December 4, 2013

Charlotte Mason on Habit Formation


This week I've been rereading some of the works of the major educational figures that I admire.  When the typical onslaught of winter sick days commences and the ambition with which we tackle each day seems to diminish along with the hours of sunlight, it just feels timely to use our period of general rest for relaxed reflection.  Charlotte Mason is the only educational philosopher that I have ever found to have literally zero legitimate critics during her lifetime.  She really spoke to parents and teachers on the level of the practical, and as such, her works feel applicable to almost every family.  Habit formation is one of her big themes.

The quote above really stood out to me as an area that I need to focus more attention on both in parenting and in my personal development.   The idea that right habits take some of the decision making out of our day might sound, to some, like a negative.  Our culture is somewhat obsessed with free will and the right to choices.  But with each decision, there is an opportunity to choose the wrong path.  The idea that good habits wear a path for our lives to smoothly run along, reducing the wear and tear of moral decisions, really makes sense.

It made me think of a bowling alley, where the gutters are the habits, and our lives - these heavy, powerful, fast moving balls - are speeding towards a goal.  We can approach our goals all kinds of ways, but we have to do so within the boundaries of the lane.  Too much energy is required to jump a ball over the gutters and into a neighboring lane for it to become a common occurrence. So we have choice, but within the frameworks of our designated lane.  For the very inexperienced bowler, sometimes it is the gutter itself which gets the ball to the end of the lane.  It's not ideal, but it gets it there.

Now imagine a life without right habits as a bowling alley with no gutters- a wide smooth expanse for the balls to roll across.  For the inexperienced bowler, it might be almost impossible to keep the ball in ones own lane and on course to the intended destination.  You might find your ball drifting towards someone else's goal rather than your own.  Oh, how much harder it would be for a new bowler to stay on course without those gutters to ensure that every ball finds its way down its own lane.

I can apply that to all kinds of things and it just makes sense that right habit results in a much simpler existence.  If household chores are habituated in childhood, think of how much time and energy can be saved not having to discuss laundry or dishes each and every time they need to be done, as if not doing them might be an option.  Not doing dishes is a completely different lane.  If if is habit, there's no deciding whether or not to do it.  It is accepted and done, and everyone moves on.  That just sounds so peaceful doesn't it?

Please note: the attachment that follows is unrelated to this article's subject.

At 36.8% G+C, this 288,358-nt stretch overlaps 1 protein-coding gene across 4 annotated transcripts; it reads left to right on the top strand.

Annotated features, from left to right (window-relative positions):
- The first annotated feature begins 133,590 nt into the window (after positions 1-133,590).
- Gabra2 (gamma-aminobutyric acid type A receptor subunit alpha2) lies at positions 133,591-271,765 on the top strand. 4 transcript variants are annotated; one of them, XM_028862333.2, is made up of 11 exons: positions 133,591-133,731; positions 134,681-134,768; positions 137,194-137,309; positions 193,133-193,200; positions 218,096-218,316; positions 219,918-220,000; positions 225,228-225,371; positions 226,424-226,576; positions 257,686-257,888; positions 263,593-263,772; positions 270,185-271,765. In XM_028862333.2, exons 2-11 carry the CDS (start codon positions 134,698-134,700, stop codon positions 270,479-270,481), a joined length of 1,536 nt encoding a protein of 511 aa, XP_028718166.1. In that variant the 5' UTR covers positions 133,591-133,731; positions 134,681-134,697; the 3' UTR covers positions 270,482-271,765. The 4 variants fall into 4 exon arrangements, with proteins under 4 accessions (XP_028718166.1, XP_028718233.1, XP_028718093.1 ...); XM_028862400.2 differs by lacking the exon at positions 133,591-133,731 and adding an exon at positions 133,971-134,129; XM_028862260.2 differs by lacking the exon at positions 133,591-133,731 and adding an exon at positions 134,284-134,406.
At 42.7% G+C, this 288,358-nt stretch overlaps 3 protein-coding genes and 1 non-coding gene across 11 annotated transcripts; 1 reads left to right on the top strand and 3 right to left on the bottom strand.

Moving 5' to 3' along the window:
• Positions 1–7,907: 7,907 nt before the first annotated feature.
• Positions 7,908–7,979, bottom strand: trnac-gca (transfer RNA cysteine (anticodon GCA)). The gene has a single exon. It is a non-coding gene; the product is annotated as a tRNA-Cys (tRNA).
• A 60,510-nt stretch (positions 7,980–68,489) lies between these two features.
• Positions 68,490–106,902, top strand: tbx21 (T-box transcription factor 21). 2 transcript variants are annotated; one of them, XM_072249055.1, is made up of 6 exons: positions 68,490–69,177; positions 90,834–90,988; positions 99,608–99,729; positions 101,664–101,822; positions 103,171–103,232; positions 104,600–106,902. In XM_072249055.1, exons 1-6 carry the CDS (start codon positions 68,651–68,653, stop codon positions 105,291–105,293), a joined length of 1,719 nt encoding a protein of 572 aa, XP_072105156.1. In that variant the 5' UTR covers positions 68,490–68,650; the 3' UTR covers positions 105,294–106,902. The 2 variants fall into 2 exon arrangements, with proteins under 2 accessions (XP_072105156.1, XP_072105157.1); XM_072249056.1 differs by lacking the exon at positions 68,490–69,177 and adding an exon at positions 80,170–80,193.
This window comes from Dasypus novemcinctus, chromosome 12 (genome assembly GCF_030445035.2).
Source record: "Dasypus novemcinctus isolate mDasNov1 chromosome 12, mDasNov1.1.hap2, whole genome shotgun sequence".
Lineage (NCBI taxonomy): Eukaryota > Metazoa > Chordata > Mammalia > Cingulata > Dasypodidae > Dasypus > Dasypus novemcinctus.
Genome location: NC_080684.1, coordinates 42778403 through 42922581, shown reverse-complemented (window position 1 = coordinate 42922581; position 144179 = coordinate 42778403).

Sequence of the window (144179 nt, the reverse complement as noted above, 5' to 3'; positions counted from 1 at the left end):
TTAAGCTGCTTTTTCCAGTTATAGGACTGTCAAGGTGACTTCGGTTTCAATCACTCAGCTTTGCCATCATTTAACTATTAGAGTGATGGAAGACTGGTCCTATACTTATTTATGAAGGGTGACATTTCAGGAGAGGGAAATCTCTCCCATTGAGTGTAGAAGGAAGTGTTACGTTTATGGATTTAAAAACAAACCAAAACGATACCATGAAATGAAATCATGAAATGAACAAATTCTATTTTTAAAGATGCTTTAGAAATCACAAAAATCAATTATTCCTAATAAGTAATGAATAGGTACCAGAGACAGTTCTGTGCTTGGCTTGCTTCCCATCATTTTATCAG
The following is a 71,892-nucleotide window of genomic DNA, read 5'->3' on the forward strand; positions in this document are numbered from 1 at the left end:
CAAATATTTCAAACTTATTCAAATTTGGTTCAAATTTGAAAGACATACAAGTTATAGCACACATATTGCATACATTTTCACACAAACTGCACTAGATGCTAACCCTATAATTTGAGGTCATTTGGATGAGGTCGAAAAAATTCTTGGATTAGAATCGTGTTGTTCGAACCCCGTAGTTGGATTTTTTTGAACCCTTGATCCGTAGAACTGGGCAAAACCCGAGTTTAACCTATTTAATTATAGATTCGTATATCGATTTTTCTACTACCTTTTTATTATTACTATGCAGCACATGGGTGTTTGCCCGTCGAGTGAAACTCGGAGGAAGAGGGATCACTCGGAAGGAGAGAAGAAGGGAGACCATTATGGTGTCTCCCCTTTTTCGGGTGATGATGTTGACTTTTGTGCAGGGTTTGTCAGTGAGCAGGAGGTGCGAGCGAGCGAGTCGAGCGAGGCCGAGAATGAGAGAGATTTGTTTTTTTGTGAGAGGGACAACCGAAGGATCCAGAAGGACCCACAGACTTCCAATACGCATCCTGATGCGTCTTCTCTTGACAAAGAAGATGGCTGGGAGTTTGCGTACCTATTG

And if we take that and apply it to moral issues, how much more beneficial can habits be?  If truthfulness is a habit, it will require a lot more energy to jump your conduct over into lying than to just tell the truth and accept the outcome.  But if truthfulness has never become habituated, each problem or dispute equates to a choice whether to lie or tell the truth.

In our  darkest hours, or just when we're not our best, how often can we conjure a triumph of will?  If we have right habits, we don't have to exercise our will for each and every detail of our daily lives.  The minor things take care of themselves and our hearts and brains are freed up to focus on more pressing decisions.  But if whether or not to get dressed, to put up our own dishes, to do homework, to tell the truth, to help a friend in need - if each of those things requires thought and decision making energy, we are sure to fall short more often than not.  What man has that store of energy?

What more could we ask for for our children and our households than that they be filled with individuals who just accept doing their own chores, helping each other, and having upright character?  That takes a lot of parental input, though.  A lot more than I think modern parents are accustomed to investing.  It requires hand-holding and being the example for a super extended amount of time.  It requires checking in and confirming that things were done well over an additional extended season.  It's a lot of work.  Work that I have sometimes failed to do.  But when it's done, days become simple and streamlined with little undue drama, little bickering.  It's well worth the investment.

And what a gift to our children that they may go out into the world someday with fewer decisions to have to make!  That time when they fly from the nest is already fraught with huge decisions like What should I be? What sorts of company should I keep?  How should I spend my money?  If the basics are covered by habit, those more meaningful decisions will get the brain power they need in order to be made well.

Charlotte Mason's writings are filled with practical advice for parents that, if embraced, can really smooth over our daily routines and free up our families for more pleasant and leisurely interactions.  I highly recommend checking out the free Charlotte Mason e-books over at Simply Charlotte Mason.  Also, many of her full texts can  be found free online, if you're more of a purist and want the information straight from the horse's mouth.    

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